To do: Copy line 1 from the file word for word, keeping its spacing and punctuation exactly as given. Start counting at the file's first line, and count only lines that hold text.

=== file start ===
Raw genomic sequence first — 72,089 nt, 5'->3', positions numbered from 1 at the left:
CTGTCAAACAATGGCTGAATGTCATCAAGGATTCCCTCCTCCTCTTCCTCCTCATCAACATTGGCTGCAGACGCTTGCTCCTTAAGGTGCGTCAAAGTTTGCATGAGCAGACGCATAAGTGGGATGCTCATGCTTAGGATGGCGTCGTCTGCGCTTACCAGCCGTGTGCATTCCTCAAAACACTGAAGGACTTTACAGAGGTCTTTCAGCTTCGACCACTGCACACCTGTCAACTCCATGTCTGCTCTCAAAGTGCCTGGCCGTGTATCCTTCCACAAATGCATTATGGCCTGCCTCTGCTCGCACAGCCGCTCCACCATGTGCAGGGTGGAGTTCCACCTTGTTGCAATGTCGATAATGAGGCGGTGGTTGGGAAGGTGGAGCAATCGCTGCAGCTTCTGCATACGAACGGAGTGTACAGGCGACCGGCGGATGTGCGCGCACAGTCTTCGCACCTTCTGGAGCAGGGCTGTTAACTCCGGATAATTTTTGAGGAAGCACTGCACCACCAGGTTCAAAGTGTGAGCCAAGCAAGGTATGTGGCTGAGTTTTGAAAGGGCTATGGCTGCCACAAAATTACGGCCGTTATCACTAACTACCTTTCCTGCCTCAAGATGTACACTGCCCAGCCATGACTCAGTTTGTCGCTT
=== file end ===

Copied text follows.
Raw genomic sequence first — 72,089 nt, 5'->3', positions numbered from 1 at the left: